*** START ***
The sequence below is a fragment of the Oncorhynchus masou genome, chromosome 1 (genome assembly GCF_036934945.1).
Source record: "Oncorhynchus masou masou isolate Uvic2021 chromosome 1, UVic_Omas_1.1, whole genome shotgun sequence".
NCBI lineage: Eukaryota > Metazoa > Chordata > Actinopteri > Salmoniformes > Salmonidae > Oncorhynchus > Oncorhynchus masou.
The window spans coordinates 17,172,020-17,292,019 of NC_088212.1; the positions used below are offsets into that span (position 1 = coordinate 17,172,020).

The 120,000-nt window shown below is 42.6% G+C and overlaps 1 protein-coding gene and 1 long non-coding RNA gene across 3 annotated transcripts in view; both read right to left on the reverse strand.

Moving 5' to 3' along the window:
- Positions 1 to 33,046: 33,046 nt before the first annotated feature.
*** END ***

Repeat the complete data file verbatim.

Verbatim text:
The sequence below is a fragment of the Oncorhynchus masou genome, chromosome 1 (genome assembly GCF_036934945.1).
Source record: "Oncorhynchus masou masou isolate Uvic2021 chromosome 1, UVic_Omas_1.1, whole genome shotgun sequence".
NCBI lineage: Eukaryota > Metazoa > Chordata > Actinopteri > Salmoniformes > Salmonidae > Oncorhynchus > Oncorhynchus masou.
The window spans coordinates 17,172,020-17,292,019 of NC_088212.1; the positions used below are offsets into that span (position 1 = coordinate 17,172,020).

The 120,000-nt window shown below is 42.6% G+C and overlaps 1 protein-coding gene and 1 long non-coding RNA gene across 3 annotated transcripts in view; both read right to left on the reverse strand.

Moving 5' to 3' along the window:
- Positions 1 to 33,046: 33,046 nt before the first annotated feature.